23 February, 2012 – This Week in Science

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Not So FTL, Scientist Comes Clean, Exercise Is good, Moon Volcanoes And Stretch Marks, Super-Earth Sauna, Mars Quakes, Old Earth, Storms Get Upgraded, Alex Lives, And Much More…

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The following hour of programming is brought to you by Scientists everywhere who’s motto is…
Science! It’s what we do…
And by the fine folks who formulated your education who if they had a motto my go something like
Teaching you… is what we do.
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Many more than mentioned had measurable impact on what lays ahead, but there’s no time to mention them now…
This week in science…
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Following the news…
Maybe not so FTL: It turns out that the “faster than light” neutrinos were not quite as speedy as previously recorded. A loose cable may have effected the atomic clock used to measure the neutrinos’ speed. However, there is still a chance that the results were accurate, so further experimentation, as always, will help tell the tale.

The source of the “leaked” documents from the Heartland Institute has been revealed. Peter Gleick, a hydrologist and climate analyst, has come forward, and most certainly sacrificed his career, in order to expose the Heartland Institute’s plan to inject climate change skepticism into our schools’ curricula.

C. albicans, a fungus, has figured out how to hitch a ride with host immune signaling molecules, so that it can navigate through and tolerate and active immune system. It can even “eavesdrop” on communication within the host’s immune system, so it knows when and where to settle.

Exercise and the brain: A new study out of Japan showed that exercise lowered stores of glycogen in the brain in rats. However, when they exercised on a regular basis for four weeks, food right after exercise went straight to their head. Brain carbo-loading… does regular exercise followed by a carb-rich snack improve your mental capacity?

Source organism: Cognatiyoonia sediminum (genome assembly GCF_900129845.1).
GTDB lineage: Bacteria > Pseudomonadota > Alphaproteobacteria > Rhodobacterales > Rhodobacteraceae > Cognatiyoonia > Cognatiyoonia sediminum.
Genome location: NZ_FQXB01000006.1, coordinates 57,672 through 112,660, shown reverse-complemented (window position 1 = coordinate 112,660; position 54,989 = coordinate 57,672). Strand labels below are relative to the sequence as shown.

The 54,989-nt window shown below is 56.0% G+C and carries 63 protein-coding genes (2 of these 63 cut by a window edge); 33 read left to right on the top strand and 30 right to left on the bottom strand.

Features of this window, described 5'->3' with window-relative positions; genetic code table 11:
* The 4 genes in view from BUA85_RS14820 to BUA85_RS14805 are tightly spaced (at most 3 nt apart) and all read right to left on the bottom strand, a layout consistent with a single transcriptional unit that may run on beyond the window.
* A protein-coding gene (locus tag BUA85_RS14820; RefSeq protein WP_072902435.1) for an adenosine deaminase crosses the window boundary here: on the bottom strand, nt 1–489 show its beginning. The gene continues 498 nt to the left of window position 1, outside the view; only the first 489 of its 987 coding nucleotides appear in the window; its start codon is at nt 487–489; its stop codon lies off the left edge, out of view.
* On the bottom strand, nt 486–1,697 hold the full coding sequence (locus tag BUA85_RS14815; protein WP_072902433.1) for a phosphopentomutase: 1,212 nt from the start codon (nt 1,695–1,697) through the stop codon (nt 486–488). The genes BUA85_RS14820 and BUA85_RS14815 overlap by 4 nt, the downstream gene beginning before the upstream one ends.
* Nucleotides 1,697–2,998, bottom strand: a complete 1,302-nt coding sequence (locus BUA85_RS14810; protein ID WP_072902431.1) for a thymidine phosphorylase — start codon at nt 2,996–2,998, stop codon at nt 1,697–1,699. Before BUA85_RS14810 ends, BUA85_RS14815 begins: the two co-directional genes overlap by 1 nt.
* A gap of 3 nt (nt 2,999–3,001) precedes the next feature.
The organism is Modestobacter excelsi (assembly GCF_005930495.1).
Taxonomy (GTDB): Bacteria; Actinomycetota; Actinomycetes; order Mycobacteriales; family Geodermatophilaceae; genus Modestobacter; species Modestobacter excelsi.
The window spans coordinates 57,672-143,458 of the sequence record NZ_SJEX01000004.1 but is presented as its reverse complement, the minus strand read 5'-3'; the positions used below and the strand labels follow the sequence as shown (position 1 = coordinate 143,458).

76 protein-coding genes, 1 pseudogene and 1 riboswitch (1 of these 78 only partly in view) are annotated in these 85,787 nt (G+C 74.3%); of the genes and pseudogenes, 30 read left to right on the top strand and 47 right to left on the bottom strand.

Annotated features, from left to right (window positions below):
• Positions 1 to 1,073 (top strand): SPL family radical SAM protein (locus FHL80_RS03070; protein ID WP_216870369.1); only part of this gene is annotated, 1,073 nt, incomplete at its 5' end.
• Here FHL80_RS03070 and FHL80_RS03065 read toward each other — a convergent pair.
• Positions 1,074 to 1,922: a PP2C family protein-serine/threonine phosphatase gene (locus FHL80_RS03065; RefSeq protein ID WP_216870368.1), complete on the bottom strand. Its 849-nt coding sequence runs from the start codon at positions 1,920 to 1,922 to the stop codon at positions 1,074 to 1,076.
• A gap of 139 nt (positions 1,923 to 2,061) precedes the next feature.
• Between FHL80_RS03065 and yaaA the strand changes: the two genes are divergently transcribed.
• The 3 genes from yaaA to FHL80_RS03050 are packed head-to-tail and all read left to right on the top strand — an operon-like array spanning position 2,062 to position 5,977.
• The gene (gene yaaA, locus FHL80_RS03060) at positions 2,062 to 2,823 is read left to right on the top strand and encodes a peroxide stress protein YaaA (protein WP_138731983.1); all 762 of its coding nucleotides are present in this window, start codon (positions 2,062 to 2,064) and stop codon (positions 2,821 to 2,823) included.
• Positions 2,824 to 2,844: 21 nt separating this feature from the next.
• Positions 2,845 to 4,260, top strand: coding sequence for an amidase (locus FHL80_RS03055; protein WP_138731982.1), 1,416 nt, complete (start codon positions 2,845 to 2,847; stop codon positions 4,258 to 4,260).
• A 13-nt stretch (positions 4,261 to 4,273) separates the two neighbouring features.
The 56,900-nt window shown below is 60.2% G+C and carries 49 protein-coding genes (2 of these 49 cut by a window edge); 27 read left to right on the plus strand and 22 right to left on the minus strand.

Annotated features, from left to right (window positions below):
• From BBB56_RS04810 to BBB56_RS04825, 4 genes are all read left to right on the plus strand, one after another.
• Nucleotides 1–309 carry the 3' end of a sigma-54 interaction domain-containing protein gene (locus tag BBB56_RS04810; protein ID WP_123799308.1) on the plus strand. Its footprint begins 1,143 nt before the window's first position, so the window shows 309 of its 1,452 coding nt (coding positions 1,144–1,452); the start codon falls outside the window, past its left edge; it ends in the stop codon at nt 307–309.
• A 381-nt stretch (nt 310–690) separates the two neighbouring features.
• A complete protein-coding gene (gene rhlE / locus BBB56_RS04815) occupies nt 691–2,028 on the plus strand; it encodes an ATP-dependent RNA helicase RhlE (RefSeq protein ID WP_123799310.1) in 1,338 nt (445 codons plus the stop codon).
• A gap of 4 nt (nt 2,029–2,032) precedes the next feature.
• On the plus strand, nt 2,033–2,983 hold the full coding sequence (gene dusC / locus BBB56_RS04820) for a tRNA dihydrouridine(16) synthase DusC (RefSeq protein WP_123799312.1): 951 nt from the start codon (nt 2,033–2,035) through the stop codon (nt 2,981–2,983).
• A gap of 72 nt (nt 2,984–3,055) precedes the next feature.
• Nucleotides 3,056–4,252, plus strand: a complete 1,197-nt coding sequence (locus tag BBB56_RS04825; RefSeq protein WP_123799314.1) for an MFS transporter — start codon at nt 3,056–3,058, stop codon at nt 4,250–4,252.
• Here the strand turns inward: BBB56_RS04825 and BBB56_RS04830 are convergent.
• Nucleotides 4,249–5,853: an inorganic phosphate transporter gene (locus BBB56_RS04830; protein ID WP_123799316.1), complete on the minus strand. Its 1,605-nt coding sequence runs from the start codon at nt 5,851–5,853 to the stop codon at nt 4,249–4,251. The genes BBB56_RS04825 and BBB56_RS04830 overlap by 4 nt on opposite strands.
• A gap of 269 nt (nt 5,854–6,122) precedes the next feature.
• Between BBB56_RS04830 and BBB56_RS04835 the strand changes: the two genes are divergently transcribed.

Exercise and burnout: New research from the Tel Aviv University indicates that a regular exercise regimen improves mental health and prevents “burnout” at work.

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Are you reading along with the TWIS Bookclub? This month, check out ‘A Planet of Viruses’ by Carl Zimmer

The same region of the brain that responds to textures when we physically touch things fires when we hear a metaphor that involves a textural description. Cool! Did I just do it?

Getting Moon-y:
Lunar vulcanism: There are moonquakes, but why no mooncanoes? Researchers used moon rocks from the Apollo 17 landing to create synthetic moon rocks, and exposed them to tremendous temperature and pressure, as well as x-ray beams. On Earth, magma is lighter than the dense surface, so it bubbles out. However, on the moon, the titanium in the magma makes it sink down to the core, preventing volcanic activity. Perhaps, someday. A girl can dream…
Recent activity: Scratches on the moon’s surface indicates stretching, in opposition to contractile forces. Lots appears to still be going on under those craters.

Planets get steamy… Scientists found a super-earth sauna under a red-dwarf sun. Do I smell a new tourist spot?

All shook up… Is an earthquake on Mars still called an “earth”quake? Boulder tracks visible on Mars indicate an earthquake within the last million years or so, at about 7.0 magnitude. This would imply volcanoes, which would in turn indicate the presence of water.

And, collided: Some volcanic rock in Russia millions of years old indicates that the mantle has changed and churned over the years, but never completely homogenized. Sections of the mantle remained unchanged through massive collisions, including the one that formed the Moon.

There may be 100,000 times more nomad planets than stars in our galaxy. You can’t help but wonder then, if our planet wandered into the Sun’s orbit from a nomad state in the milky way?

Storm Gets Upgraded
And, volcanoes aren’t that bad

Alex the Parrot lives onAnimal Cognition recently published the results of some experiments done with Alex before he passed on in 2007. Alex was inadvertently taught how to add numbers. He recognized Arabic numerals and was able to order them, add them, and equate them to the appropriate number of objects. Now that’s a bird brain!

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